Bell 212
Bell 212 operated by Kachina departs from the Mojave Spaceport
Role Medium utility helicopter
National origin United States/Canada
Manufacturer Bell Helicopter
First flight 1968
Introduction 1968
Status Production completed
Primary user CHC Helicopter
Produced 1968–1998[1]
Developed from Bell 204/205
Variants Bell UH-1N Twin Huey
Developed into Bell 412

The Bell 212 (also known as the Bell Two-Twelve) is a two-blade, medium helicopter that first flew in 1968. Originally manufactured by Bell Helicopter in Fort Worth, Texas, United States, production was moved to Mirabel, Quebec, Canada in 1988, along with all Bell commercial helicopter production after that plant opened in 1986.[2][3]

The 212 was marketed to civilian operators and has up to a 15-seat capacity, with one pilot and fourteen passengers. In cargo-carrying configuration the 212 has an internal capacity of 220 ft3 (6.23 m3). An external load of up to 5,000 lb (2,268 kg) can be carried.


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Based on the stretched fuselage Bell 205, the Bell 212 was originally developed for the Canadian Forces as the CUH-1N and later redesignated as the CH-135. The Canadian Forces took delivery of 50 starting in May 1971. At the same time the United States military services ordered 294 Bell 212s under the designation UH-1N.

German Bell 212 used as air ambulance by the Ministry of the Interior.

By 1971, the Bell 212 had been developed for commercial applications. Among the earliest uses of the type in civil aviation was by Helicopter Service AS of Norway to be used in support of offshore drilling; it proved popular across the offshore sector in particular as it had been certified for operating under marginal weather conditions.[4] Today, the 212 can be found used in logging operations, maritime rescue and resupply in the Arctic on the Distant Early Warning Line or North Warning System.

The 212 is powered by a Pratt & Whitney Canada PT6T-3 Twin-Pac made up of two coupled PT6 power turbines driving a common gearbox. They are capable of producing up to 1,800 shp (1,342 kW). Should one power section fail the remaining section can deliver 900 shp (671 kW) for 30 minutes, or 765 shp (571 kW) continuously, enabling the 212 to maintain cruise performance at maximum weight.

Early 212s configured with an Instrument Flight Rules (IFR) package were required to have a large and very obvious fin attached to the roof of the aircraft, above and slightly behind the cockpit. This fin was initially determined necessary to alter the turning performance of the aircraft during complex instrument flight maneuvers, but is no longer required due to revised stipulations of the type certificate. Many aircraft still fly with the modification.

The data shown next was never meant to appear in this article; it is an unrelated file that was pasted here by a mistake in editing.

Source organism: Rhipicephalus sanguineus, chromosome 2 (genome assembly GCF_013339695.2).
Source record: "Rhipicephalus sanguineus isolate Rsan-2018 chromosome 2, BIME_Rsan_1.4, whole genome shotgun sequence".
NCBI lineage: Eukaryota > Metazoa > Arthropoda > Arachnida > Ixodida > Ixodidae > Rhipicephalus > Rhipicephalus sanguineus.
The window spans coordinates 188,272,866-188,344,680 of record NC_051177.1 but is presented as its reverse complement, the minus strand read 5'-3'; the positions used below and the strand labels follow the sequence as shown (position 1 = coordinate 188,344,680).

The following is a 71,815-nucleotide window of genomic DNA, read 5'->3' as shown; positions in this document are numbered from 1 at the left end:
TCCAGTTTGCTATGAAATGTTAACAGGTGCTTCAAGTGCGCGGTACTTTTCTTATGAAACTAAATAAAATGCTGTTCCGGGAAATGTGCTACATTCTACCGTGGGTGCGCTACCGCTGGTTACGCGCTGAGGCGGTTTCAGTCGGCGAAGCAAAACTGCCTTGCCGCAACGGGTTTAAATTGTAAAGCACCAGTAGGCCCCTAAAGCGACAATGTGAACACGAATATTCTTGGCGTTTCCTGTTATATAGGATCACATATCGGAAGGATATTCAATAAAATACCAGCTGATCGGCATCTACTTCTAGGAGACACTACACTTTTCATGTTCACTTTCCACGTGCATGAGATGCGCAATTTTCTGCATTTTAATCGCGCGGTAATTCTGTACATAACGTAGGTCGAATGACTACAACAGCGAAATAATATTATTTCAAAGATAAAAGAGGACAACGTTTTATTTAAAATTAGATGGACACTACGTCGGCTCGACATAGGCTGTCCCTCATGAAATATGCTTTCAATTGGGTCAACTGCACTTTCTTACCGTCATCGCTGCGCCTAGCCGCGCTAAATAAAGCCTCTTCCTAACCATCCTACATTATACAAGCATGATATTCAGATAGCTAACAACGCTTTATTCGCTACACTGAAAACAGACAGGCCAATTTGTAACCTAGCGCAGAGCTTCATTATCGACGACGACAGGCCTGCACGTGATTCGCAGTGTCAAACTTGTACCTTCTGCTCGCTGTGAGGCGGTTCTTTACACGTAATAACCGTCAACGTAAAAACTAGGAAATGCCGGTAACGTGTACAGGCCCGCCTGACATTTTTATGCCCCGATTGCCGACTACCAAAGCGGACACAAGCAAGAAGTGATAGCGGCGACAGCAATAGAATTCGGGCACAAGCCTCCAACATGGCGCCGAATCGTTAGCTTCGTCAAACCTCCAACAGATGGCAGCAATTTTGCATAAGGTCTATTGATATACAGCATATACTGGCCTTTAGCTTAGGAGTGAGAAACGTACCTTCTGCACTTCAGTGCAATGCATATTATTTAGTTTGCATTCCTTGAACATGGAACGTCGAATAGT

In 1979, with the purchase of eight by the Civil Air Authority, the 212 became the first U.S. helicopter sold in the People's Republic of China.

The ICAO designator for this aircraft as used in a flight plan is "B212". Bell developed the Model 212 further with the Bell 412; the major difference being the composite four-blade main rotor. The last Bell 212 was delivered in 1998.[1]



For military operators, see Bell UH-1N Twin Huey.

Santa Barbara County Handcrew and a Bell 212 on the Day Fire

Civil and government operators

The Bell 212 is used by many private and commercial operators, it is particularly popular in the oil industries and for law enforcement use.

Bell 212 of the Macedonian Police (now Police of North Macedonia) flying over Skopje in 2008
 United States


• Peshmerga Air Support Command

Specifications (Bell 212)

Bell 212 3-view drawing

Data from Bell 212 Rotorcraft Flight Manual[19]

General characteristics


See also

Related development

Related lists


  1. ^ a b "Bell 212" (subscription article). Jane's Helicopter Markets and Systems. Jane's Information Group, 2 April 2013.
  2. ^ Industry Canada (December 2010). "Bell Helicopter Textron Canada Ltd. - Complete Profile". Archived from the original on October 1, 2012. Retrieved December 11, 2010.
  3. ^ Goold, Ian (November 1987). "Canada Seeks Helicopter Self Sufficiency". Flight International. Retrieved December 14, 2010.
  4. ^ "ElBell 212 en la Fuerza Aérea". FAA official magazine. Archived from the original on October 28, 2008. Retrieved June 25, 2022.
  5. ^ "Eagle Single | Airframe Customizations | Eagle Copters". Retrieved May 6, 2020.
  6. ^ "Eagle Copters Obtains U.S. FAA Certification for the Eagle Single". Retrieved June 6, 2023.
  7. ^ Canadian Coast Guard (April 17, 2012). "Coast Guard Rotary Wing Aircraft". Archived from the original on April 20, 2013. Retrieved November 4, 2012.
  8. ^ Johnson, Oliver (January 5, 2018). "Better, Faster, Stronger: The Canadian Coast Guard's new helicopter fleet". Vertical Magazine. Archived from the original on June 14, 2018. Retrieved July 15, 2020.
  9. ^ "Policija Fleet".
  10. ^ "CH-135 detailed list". Retrieved April 17, 2015.
  11. ^ "Bell 212". Retrieved October 24, 2019.
  12. ^ "Japan Coast Guard Bell-212". 海上保安庁 2013 FlyTeam. Archived from the original on February 18, 2013. Retrieved January 22, 2013.
  13. ^ "Serbia Police Aviation". Retrieved January 14, 2014.
  14. ^ "Helikopterji in oprema". Archived from the original on June 8, 2015. Retrieved November 23, 2014.
  15. ^ "Thai Police Aviation Division". Archived from the original on April 17, 2015. Retrieved April 17, 2015.
  16. ^ "Aircraft Operated". Retrieved July 26, 2013.
  17. ^ "Dousing the Flames: San Diego Fire Department Air Ops Program". Access Intelligence, LLC. Archived from the original on March 3, 2016. Retrieved July 26, 2013.
  18. ^ "Aircraft N212VC". Retrieved July 26, 2013.
  19. ^ Bell 212 Rotorcraft Flight Manual BHT-212IFR-FM-1 revision 3, 1 May 1998.
  20. ^ Lednicer, David. "The Incomplete Guide to Airfoil Usage". Retrieved April 16, 2019.

Further reading